The economy is sinking, the housing market is a wreck and it seems the last shoe to drop could be employment opportunities. I, like I’m sure most if not all, people with a 401k or other stock based investment vehicle kept an eye on the market much of the day today and was relieved at the outset that it wasn’t another hugely off day. That was until about 12:30pm PST and I saw that we were in free fall once again ending with a DJIA of 8579. Personally, I don’t think we’re at the bottom and in fact, I expect things to get worse for awhile. I remarked to my wife this evening that I don’t think our home value will return to what it was when we bought in 1999 but we’ve lost +$160,000 from the highs of a few years ago and I can’t say I foresaw that happening thought I’m not shocked. I feel somewhat confident we won’t return to our purchase price but take no solace in the fact we’ve lost what amounts to the purchase price of a new home many parts of the country. Currently, we’re still up over 50% however, I have no faith that we won’t drop below that mark in the coming 12-18 months.

Personally, I’ve been struggling with just what to with our investments and haven’t made any moves other than to halt some of my automatic investing. Of course, the trick is to know when to turn it back on. The difficult thing is that there are so many balls in play at present it’s hard to know where to focus. I’ve been spending a lot of time reading opinions from all sides trying to understand how I can best navigate my family’s finances as things worsen. In the mean time, we’ve been closely examining our expenses and looking for ways to reduce even those things that seem essential. Looks like the holiday season will be rather mild.

I started this post mentioning the job market and I think that’s the next thing that’s apt to take a beating. We’ve already see that start with layoffs at HP and eBay and I suspect large RIF’s to continue over the coming months. I’ve been reading that some people expect that the mortgage crisis isn’t really over yet as there are still 2-3 year mortgages that will balloon in Q1 of ’09. I’m infinitely frustrated by the huge numbers of people who accepted completely unrealistic terms and landed themselves in a home that they never could have afforded. I’m a little surprised there haven’t been more articles like this one, critical of Alan Greenspan’s role in perhaps setting up the current economic climate focusing on derivatives. I think combined with what became the addictively low mortgage interest rates spurned on by his historic rate cuts allowed these derivative driven institutions to lure a seemingly uneducated resource, the American home buyer into today’s morass.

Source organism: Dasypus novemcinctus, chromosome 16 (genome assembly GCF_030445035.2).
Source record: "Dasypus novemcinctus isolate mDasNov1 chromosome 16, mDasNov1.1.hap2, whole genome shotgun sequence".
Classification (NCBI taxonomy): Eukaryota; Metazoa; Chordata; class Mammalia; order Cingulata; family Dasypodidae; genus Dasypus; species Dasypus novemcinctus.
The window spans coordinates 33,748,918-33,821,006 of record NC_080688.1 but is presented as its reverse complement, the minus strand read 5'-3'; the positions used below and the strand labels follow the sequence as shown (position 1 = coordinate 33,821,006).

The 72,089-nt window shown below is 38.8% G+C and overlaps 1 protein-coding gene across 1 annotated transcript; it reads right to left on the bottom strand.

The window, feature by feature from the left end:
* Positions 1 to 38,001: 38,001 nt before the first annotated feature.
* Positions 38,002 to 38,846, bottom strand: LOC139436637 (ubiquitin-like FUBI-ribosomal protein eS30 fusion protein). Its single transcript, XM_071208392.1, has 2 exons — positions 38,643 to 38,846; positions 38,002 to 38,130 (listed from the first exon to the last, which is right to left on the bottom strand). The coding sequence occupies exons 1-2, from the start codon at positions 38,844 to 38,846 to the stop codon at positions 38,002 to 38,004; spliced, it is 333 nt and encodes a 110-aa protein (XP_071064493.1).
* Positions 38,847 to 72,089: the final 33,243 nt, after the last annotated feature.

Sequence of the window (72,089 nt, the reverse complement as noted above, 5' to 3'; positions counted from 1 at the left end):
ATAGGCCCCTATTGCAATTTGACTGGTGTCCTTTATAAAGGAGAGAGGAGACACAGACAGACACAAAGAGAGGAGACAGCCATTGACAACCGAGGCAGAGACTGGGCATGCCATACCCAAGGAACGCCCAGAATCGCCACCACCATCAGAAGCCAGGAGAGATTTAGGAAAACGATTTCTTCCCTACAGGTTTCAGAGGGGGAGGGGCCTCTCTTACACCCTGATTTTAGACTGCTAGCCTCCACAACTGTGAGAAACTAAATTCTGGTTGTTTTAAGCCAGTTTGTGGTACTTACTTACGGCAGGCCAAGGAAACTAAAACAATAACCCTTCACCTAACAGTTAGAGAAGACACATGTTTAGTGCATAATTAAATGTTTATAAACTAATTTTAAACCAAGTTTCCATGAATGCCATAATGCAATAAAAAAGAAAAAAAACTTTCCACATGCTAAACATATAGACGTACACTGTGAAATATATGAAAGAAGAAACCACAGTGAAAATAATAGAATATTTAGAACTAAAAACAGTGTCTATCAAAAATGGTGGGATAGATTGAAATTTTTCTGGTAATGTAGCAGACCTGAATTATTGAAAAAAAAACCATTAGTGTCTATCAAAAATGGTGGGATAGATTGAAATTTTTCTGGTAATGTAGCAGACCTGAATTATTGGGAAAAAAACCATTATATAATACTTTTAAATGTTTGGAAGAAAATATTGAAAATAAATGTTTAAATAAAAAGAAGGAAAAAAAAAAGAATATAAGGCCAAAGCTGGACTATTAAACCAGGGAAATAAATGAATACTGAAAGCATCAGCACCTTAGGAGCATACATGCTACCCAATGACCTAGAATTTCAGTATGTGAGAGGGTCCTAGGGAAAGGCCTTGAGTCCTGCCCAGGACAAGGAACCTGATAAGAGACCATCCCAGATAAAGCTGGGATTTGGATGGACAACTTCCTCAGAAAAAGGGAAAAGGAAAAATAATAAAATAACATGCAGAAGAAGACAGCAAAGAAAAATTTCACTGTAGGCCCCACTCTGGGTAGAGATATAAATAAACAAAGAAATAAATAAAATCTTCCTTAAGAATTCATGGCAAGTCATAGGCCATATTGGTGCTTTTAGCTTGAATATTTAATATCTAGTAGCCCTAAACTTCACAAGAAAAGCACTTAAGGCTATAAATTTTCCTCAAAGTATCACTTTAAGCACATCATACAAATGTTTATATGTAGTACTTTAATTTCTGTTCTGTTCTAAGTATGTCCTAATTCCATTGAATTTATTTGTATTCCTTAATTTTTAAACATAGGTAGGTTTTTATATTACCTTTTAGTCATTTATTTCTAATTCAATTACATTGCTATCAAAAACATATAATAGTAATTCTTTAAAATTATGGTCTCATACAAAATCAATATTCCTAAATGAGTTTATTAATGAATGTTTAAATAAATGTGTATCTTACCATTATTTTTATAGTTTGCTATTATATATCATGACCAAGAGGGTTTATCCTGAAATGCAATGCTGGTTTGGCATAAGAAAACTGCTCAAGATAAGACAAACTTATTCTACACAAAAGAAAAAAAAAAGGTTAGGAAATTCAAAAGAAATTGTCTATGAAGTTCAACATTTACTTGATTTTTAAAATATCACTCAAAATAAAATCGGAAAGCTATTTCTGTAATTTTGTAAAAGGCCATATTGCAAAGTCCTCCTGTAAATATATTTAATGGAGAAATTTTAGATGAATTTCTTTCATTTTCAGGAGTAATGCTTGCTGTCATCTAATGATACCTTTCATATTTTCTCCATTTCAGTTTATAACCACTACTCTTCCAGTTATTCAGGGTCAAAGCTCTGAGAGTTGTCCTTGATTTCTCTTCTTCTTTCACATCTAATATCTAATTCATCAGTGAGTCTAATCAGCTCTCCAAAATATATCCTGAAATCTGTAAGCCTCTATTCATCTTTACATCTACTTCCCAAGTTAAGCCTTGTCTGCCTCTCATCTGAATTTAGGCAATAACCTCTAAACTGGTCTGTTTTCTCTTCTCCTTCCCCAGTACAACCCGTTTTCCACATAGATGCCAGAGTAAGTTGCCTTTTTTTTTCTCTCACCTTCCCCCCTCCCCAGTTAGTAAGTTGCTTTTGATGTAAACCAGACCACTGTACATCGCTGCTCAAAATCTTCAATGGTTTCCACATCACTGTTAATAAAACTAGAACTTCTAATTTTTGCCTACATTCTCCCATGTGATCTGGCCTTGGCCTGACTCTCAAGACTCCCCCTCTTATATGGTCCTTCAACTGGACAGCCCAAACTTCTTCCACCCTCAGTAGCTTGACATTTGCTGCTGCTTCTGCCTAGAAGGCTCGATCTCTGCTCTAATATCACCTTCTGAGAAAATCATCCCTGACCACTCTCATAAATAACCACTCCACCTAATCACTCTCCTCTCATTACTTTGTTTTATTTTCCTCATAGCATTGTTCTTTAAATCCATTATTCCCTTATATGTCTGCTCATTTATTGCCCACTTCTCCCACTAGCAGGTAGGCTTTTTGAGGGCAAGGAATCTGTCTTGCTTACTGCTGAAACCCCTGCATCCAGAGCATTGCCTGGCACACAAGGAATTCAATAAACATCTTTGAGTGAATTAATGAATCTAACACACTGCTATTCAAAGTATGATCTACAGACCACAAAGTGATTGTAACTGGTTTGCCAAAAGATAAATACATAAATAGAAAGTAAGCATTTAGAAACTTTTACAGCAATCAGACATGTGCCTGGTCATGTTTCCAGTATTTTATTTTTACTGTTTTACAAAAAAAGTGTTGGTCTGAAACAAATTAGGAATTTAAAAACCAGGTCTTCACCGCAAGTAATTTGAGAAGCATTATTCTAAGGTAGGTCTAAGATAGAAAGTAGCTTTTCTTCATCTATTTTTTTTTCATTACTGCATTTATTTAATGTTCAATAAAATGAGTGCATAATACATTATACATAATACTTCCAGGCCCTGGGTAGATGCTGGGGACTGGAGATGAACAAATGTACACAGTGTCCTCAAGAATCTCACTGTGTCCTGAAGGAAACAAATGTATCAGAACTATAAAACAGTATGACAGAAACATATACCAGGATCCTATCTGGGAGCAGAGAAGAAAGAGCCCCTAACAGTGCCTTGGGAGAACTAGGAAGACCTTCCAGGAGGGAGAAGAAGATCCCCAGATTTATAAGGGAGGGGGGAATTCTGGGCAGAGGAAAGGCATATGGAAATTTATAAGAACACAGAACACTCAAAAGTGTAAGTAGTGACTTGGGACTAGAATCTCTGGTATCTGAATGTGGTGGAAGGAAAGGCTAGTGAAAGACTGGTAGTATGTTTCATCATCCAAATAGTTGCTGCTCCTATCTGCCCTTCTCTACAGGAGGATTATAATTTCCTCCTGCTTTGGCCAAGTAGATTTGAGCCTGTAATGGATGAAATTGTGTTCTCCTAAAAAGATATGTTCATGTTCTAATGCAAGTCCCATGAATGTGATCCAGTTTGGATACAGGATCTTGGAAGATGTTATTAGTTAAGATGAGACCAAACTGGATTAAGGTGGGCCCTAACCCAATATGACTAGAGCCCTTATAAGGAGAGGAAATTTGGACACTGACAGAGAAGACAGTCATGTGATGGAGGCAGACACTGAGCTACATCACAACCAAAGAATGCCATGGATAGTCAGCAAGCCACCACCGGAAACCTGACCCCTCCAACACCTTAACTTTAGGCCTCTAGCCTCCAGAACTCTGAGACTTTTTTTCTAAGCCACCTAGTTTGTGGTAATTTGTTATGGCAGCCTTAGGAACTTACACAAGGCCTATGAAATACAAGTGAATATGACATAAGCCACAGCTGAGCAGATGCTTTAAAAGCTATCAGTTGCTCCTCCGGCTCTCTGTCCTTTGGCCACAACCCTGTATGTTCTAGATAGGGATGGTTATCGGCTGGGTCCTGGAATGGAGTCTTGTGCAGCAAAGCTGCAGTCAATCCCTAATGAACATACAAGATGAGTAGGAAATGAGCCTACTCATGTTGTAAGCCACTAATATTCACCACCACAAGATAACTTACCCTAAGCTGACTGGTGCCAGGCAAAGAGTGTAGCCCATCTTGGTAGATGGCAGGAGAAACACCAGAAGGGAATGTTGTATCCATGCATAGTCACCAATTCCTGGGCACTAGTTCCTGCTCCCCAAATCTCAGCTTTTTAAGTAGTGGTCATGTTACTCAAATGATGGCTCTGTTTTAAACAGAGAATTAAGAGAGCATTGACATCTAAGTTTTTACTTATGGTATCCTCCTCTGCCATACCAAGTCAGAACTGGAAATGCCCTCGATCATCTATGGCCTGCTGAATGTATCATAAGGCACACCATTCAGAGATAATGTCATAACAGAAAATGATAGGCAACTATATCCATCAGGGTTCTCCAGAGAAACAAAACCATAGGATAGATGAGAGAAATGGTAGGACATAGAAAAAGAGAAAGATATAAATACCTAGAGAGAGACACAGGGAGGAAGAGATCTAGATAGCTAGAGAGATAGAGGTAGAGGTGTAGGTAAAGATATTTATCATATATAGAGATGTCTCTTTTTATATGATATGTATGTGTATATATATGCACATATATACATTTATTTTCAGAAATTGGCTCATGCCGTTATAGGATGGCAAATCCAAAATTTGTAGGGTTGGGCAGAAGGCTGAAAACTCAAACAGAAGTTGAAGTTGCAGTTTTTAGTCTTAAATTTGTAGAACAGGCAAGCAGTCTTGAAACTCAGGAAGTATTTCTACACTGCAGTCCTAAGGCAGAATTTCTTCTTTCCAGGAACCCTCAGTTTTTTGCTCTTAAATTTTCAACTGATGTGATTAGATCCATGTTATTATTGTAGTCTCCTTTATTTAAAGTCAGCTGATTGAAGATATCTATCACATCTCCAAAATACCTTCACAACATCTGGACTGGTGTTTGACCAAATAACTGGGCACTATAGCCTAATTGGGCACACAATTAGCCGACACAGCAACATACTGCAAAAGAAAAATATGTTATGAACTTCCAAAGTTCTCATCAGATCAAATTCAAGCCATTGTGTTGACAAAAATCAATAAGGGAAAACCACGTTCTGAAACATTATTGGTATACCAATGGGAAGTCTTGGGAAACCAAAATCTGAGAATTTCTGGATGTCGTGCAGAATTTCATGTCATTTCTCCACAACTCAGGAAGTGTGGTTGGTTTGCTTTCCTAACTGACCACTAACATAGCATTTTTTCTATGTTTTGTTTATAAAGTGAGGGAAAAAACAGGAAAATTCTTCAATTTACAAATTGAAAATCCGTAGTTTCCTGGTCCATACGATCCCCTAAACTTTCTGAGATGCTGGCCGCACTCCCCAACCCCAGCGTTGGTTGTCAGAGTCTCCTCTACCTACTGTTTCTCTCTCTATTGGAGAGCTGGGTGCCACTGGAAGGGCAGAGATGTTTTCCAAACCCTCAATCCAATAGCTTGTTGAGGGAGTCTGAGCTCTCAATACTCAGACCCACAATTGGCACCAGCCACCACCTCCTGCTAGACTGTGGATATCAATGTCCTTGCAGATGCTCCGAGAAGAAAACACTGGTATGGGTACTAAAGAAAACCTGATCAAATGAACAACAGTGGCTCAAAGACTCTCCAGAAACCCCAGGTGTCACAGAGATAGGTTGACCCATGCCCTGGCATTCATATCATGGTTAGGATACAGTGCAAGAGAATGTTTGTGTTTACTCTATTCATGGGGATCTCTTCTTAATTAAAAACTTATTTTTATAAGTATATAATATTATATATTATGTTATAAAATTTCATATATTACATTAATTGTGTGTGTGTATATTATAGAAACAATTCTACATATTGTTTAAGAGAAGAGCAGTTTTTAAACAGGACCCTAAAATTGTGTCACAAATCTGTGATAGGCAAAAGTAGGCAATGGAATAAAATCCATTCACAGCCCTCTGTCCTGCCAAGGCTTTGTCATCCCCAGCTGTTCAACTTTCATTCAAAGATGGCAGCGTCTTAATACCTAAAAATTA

As I sit here listening to Bloomberg radio tomorrow is primed to continue the trend and round out Wall Street’s worse week ever as US futures are down as world markets struggle with the day’s toll. Bush is to speak at 7:45am and I can’t imagine there is anything he can say at this point that’s likely to calm the market.

MacBook Pro logic board failure makes me 0-2 with Macs less than 18 months

Last week I was in Austin, TX at a clients site and my MBP was sitting on a table running Windows Vista when it went to into sleep mode which is very normal. What wasn’t normal was the fact that it never made it out of sleep mode. I hard reset it and tried to boot it again but it never made its normal chime sound and I was unable to get it to boot into either OSX or Vista. I tried a PRAM reset and several other incantations including, among other things, a reset with the battery removed and reseating the RAM all to no avail. That left me with out a machine for three days out of a five day contract and now I’m hoping it will show up by tomorrow.

You may recall I recently blogged about our Mac Mini which died within 18 months of purchase. Now, for me this doesn’t bode well for Apple. I’m basically 0-2 when it comes to Macs lasting more than 18 months which I think is terrible. I’m writing this on a Dell which I’ve never had a problem with that’s 6 years old and I have another Dell that’s pushing 12 years old and still running.

In the case of this MBP, it’s a $300 repair job and I had to give permission for the drive to essentially be erased. I know for a fact that it’s not the drive because I sat in the Austin Apple store for 2 hours pulling files off of it onto my iPod Touch using (the most excellent) AirSharing app. Anyway, at this point while I think the MBP is an excellent laptop otherwise I’m seriously not impressed with Apple’s quality control. Granted the MacBook Pro and Mac Mini are certainly different than your standard Desktop machine with ample cooling but less than 18 months of uptime??

Update I should clarify that I had to sign knowing that I might get the machine back without any of my data, not that it would be intentionally wiped clean. One more thing, if you buy a Mac be sure to buy Apple Care unfortuantely it’s not just a gimmick it’s really needed.

Update #2 According to Apple’s service status web site a replacement part has to be ordered so hoping for the machine to show up tomorrow just went out the window. The genius in the store said "5 days but probably sooner" and that was last Wednesday.

Update #3 Apple has released this note that I’d guess most likely accounts for the problem with my laptop. Found on Gizmodo. Sounds like the repair might actually be free.